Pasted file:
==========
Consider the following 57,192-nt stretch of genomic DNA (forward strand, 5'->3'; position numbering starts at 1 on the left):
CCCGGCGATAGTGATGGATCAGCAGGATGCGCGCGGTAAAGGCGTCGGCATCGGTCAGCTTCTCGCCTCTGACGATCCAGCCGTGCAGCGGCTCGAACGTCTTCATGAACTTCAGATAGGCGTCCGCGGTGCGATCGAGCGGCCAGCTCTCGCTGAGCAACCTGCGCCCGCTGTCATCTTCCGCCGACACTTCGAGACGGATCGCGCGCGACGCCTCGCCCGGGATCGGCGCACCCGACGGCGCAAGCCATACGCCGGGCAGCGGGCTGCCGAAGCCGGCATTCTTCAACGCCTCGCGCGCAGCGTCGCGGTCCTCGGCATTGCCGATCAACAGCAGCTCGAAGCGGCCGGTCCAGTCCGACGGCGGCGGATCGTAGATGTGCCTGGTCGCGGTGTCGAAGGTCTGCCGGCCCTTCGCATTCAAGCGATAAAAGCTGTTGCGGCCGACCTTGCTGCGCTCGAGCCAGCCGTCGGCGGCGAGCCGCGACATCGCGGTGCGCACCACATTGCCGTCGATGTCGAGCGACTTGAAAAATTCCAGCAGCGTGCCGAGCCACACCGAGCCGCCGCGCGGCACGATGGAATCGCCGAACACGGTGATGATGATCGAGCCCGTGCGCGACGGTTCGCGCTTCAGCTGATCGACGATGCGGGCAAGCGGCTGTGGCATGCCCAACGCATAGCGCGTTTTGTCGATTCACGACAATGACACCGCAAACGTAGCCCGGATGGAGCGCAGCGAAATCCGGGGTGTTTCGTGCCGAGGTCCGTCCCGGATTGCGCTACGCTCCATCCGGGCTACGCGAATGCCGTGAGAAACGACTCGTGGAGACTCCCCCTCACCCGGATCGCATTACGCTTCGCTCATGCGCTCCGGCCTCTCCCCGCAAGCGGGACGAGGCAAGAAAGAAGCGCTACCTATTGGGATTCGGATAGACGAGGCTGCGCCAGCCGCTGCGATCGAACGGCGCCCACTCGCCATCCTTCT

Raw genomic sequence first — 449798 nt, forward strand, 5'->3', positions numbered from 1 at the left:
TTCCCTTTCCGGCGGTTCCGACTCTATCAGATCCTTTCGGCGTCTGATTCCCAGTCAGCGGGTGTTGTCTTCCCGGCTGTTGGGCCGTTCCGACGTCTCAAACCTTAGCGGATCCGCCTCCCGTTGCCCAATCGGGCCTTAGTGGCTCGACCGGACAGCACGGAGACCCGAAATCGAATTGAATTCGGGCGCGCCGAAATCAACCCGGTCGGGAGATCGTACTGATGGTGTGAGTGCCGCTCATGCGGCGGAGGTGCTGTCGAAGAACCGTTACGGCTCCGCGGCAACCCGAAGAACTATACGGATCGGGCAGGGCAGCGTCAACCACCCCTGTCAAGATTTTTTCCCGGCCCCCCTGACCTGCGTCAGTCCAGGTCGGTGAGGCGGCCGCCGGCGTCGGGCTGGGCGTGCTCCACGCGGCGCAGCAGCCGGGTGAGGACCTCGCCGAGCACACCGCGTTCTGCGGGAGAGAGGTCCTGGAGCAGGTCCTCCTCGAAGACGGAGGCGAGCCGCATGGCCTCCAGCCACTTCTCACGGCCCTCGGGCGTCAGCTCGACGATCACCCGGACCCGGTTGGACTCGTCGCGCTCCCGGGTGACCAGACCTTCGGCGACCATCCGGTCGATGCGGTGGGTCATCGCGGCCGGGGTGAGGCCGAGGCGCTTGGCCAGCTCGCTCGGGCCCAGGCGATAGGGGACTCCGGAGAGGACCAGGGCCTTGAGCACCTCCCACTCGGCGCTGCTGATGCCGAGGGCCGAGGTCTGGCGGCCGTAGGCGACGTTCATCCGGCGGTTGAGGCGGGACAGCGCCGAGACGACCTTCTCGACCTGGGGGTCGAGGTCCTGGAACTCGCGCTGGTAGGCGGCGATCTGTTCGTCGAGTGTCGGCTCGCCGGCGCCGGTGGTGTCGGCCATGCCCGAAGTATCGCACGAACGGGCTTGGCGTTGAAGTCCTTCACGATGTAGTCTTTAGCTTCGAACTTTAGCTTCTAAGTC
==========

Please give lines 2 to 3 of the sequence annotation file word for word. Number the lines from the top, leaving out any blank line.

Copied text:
CCCGGCGATAGTGATGGATCAGCAGGATGCGCGCGGTAAAGGCGTCGGCATCGGTCAGCTTCTCGCCTCTGACGATCCAGCCGTGCAGCGGCTCGAACGTCTTCATGAACTTCAGATAGGCGTCCGCGGTGCGATCGAGCGGCCAGCTCTCGCTGAGCAACCTGCGCCCGCTGTCATCTTCCGCCGACACTTCGAGACGGATCGCGCGCGACGCCTCGCCCGGGATCGGCGCACCCGACGGCGCAAGCCATACGCCGGGCAGCGGGCTGCCGAAGCCGGCATTCTTCAACGCCTCGCGCGCAGCGTCGCGGTCCTCGGCATTGCCGATCAACAGCAGCTCGAAGCGGCCGGTCCAGTCCGACGGCGGCGGATCGTAGATGTGCCTGGTCGCGGTGTCGAAGGTCTGCCGGCCCTTCGCATTCAAGCGATAAAAGCTGTTGCGGCCGACCTTGCTGCGCTCGAGCCAGCCGTCGGCGGCGAGCCGCGACATCGCGGTGCGCACCACATTGCCGTCGATGTCGAGCGACTTGAAAAATTCCAGCAGCGTGCCGAGCCACACCGAGCCGCCGCGCGGCACGATGGAATCGCCGAACACGGTGATGATGATCGAGCCCGTGCGCGACGGTTCGCGCTTCAGCTGATCGACGATGCGGGCAAGCGGCTGTGGCATGCCCAACGCATAGCGCGTTTTGTCGATTCACGACAATGACACCGCAAACGTAGCCCGGATGGAGCGCAGCGAAATCCGGGGTGTTTCGTGCCGAGGTCCGTCCCGGATTGCGCTACGCTCCATCCGGGCTACGCGAATGCCGTGAGAAACGACTCGTGGAGACTCCCCCTCACCCGGATCGCATTACGCTTCGCTCATGCGCTCCGGCCTCTCCCCGCAAGCGGGACGAGGCAAGAAAGAAGCGCTACCTATTGGGATTCGGATAGACGAGGCTGCGCCAGCCGCTGCGATCGAACGGCGCCCACTCGCCATCCTTCT

Raw genomic sequence first — 449798 nt, forward strand, 5'->3', positions numbered from 1 at the left: